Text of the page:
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tv   Consider This  Al Jazeera  December 13, 2013 1:00am-2:01am EST

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check check >> welcome to al jazeera america. i'm stephanie sy. here are the top stories we are following. house lawmakers approved a bipartisan budget deal. the 2-year agreement was passed by an overwhelming majority. a senate vote was expected next week. the uncle of north korea's leader was executed for treason. a military tribunal found jon sung tek guilty of trying to overthrow the government. some analysts say it's part of kim jong un's plan to consolidate power. evidence of chemical warfare in syria. in a final report from u.n. inspectors say they found evidence of chemical weapons used in five out of seven
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attacks investigated. five involved sarin gas targetting civil japs. >> european diplomats say ukraine intends to sign a deal with the e.u. thousands of ukrainians have protested over the president choosing closer ties with moss core over the e.u. >> thousands line up to say goodbye to nelson mandela. he will be buried in qunu on sunday. those are the headlines. "consider this" is up next. teal or north korea deal? it's first major murder until congress, but
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consider this, could the two parties coming together on the budget deal tear the republican party apart? also, syria continues its dissent into chaos, the u.s. withdraws its nonhe that will aid. plus, after all the the public effort the nfl put forth to curb concussions hits to the head are as prevalent as ever. is there anything the nfl can do to slow down the dangerous hits in every game? and an award show famous for showing off the big nest the world, snub as bunch of them. welcome to consider this, we begin with a budget deal in washington. the agreement overwhelmingly passed the house on thursday, but it also exposed haw raw the division is between conservatives and moderates. house speaker blasts conservative groups for criticizing the compromise on the budget. >> they pushed us into the fight to defund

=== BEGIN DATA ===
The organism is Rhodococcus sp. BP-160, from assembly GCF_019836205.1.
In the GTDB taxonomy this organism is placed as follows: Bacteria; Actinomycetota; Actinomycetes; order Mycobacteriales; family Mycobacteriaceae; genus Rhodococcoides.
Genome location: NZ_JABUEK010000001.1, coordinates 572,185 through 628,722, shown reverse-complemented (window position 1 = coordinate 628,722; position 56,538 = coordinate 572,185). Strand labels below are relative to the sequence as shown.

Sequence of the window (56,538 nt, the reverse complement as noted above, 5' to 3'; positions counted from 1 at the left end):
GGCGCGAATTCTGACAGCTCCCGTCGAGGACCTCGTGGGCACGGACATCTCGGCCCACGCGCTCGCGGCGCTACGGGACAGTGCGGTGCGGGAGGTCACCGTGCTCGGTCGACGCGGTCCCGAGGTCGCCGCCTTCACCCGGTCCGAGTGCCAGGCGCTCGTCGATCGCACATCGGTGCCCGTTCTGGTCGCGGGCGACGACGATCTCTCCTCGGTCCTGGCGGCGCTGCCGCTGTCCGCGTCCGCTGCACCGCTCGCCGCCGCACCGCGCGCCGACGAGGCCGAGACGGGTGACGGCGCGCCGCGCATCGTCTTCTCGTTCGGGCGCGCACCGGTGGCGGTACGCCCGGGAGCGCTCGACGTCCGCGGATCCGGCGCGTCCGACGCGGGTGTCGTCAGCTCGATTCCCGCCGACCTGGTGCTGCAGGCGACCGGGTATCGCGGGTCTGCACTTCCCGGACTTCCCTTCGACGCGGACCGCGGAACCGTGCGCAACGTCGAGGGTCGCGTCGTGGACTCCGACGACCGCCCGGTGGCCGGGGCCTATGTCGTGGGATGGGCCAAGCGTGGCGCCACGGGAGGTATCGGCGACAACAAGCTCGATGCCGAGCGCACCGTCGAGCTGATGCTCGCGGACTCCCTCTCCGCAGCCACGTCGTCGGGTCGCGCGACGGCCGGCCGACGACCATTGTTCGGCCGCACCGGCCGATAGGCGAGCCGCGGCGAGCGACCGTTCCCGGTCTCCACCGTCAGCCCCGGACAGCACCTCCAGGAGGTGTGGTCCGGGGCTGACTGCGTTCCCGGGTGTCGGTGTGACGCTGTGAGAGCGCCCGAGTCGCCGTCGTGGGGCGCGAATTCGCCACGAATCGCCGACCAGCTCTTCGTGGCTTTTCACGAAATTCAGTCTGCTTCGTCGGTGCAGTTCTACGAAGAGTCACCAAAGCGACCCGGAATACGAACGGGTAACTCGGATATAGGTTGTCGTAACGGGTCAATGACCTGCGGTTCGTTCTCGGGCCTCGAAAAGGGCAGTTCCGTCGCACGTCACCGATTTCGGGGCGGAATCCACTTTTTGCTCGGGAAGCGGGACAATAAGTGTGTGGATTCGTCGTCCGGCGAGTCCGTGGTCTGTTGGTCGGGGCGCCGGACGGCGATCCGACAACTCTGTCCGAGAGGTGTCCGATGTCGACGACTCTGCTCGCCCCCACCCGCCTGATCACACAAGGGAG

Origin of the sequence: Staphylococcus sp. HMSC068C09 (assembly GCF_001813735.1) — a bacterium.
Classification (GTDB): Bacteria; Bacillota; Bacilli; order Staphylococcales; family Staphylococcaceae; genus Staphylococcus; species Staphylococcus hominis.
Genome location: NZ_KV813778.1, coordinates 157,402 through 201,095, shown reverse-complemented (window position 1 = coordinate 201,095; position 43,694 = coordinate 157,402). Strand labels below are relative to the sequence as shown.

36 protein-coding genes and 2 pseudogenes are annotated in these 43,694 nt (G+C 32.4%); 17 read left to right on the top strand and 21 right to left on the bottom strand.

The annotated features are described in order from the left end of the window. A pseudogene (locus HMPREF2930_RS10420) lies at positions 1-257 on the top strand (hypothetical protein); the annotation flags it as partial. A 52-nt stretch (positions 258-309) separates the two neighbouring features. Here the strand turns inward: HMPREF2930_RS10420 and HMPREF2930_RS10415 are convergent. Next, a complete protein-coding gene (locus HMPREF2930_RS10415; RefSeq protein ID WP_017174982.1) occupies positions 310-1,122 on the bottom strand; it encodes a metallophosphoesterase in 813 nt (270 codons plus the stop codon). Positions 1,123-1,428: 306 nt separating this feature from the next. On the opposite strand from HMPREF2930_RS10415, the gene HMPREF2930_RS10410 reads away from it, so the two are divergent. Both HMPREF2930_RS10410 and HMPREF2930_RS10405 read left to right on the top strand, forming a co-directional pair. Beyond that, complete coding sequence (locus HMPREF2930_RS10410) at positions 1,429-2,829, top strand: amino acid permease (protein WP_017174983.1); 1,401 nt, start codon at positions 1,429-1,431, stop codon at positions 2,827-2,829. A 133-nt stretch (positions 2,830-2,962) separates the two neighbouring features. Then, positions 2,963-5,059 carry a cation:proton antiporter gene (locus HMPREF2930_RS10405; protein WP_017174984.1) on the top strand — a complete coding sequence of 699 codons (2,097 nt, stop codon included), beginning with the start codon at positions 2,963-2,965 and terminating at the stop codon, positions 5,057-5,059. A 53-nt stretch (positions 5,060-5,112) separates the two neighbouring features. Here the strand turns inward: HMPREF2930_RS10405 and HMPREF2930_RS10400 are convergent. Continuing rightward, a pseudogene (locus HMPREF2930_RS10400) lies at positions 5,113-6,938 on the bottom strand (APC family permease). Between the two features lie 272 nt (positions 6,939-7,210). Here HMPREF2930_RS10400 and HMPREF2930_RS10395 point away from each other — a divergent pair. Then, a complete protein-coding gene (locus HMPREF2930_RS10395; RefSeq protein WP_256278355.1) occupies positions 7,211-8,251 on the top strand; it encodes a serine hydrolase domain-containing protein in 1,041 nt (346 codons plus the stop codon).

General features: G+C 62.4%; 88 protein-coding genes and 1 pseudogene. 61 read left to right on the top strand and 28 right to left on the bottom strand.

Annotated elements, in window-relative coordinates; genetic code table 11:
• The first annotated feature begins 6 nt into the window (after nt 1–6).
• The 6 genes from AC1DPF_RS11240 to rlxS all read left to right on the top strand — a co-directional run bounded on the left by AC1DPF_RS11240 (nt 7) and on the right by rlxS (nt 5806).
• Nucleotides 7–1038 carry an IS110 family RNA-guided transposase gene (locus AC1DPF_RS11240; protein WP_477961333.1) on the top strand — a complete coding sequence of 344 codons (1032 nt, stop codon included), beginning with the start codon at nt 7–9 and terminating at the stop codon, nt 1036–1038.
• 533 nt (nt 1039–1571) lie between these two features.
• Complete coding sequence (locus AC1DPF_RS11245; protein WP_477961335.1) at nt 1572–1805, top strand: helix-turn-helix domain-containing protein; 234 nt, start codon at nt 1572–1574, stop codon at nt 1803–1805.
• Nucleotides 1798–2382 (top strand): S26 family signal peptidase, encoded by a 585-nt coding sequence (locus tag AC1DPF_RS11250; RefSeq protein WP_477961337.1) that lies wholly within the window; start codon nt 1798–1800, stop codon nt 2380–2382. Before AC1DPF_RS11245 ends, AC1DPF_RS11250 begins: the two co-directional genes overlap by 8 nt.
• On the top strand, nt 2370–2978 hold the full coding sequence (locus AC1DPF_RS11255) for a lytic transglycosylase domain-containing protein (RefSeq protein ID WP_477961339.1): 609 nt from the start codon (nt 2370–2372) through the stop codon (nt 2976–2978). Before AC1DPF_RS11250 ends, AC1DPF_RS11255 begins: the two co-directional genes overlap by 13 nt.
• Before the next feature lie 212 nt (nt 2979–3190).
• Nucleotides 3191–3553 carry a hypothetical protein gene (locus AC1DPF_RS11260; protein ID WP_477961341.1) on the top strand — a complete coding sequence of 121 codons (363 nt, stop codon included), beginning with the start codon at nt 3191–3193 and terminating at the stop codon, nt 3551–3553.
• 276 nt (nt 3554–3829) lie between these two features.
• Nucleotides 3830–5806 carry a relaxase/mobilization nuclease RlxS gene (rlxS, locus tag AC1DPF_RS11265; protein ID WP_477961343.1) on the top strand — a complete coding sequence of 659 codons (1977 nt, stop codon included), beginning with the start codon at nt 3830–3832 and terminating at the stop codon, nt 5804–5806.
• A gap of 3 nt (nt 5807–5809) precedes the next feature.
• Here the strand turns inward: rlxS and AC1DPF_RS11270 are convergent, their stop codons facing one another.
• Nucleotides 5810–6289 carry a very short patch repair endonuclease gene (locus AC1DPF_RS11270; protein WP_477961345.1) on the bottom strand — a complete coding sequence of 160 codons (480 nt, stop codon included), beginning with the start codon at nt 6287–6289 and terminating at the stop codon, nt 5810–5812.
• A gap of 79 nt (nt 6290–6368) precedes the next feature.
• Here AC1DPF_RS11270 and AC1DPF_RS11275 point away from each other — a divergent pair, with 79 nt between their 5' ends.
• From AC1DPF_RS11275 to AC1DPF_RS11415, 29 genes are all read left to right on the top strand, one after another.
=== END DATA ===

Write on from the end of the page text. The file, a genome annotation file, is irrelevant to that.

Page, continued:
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obama-care and shut down the government. most of your know, that wasn't exactly the strategy i had in mind. but if you recall, the day before the government reopened, one of the people -- one of these groups stood up and said well, we never really thought it would work. are you kidding me? joining me now from capitol hill washington, d.c. correspondent. she has been on the hill all week, following what must have been a very interesting budget debate. despite all this fighting the house overwhelmingly passed the deal. we saw these complaints from democrats and republicans, was there a surprise that the vote was so lopsided? >> you know, at the end of the day they voted for it. so not a surprise that it
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passed but a bit surprising that the margins were so big, and the entire leadership, and the republican sidelined up and voted for this, we did see, of course, then't anded ranks break out and not vote for it. is then liberals that just said they couldn't abide. >> it is a two year deal, so it moves things forward for a while. but still, there are issues on both sides? >> that's right. absolutely. when they are not having the melt down show downs so that would prevent the shut down in january, it would also prevent this same scenario from unfolding next fall. so it would give congress breathing room. but conservatives had problems with this for a couple of reasons.
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they didn't like rolling back those cuts, they didn't want to give away any cuts that were already on the books. those programs will get funded after all. and then republican whose didn't vote for this said that any deal needed to have really deep deficit reduction, not this compromised version. on the other side, democrats wanted an extension of long term unemployment benefits. this is something that kicked in during the beginning of the recession. americans need to be able to bring money home as they look for jobs for a longer period than what they usually get. if that isn't dealt with soon, it won't get extended. they are heading home, they are done. before the holiday, democrats are very upset about that, and a democrat from maryland the only member of this senior democratic leadership team who voted against this bill,
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brought up a concern that he has which is that federal workers will see reductions to their pension benefits will have to pay more basically. that was something that he said i have too many in my district, i can't support it. so no one was thrilled with this. >> with nobody thrilled but in the end isn't thats sense of compromise. nobody is ever going to be happy with 24, the republicans have been making this noise this week, and today nancy said we have to embrace. but again it is compromising and they have to get used to it. >> that's what is so note worthy, even this modest deal was such a big deal, because it was just a basic come bromize. you mentioned the push back, everybody though 169 republicans voted for this, pretty big numbers considering all the tact and the rather that was happening prior to this vote.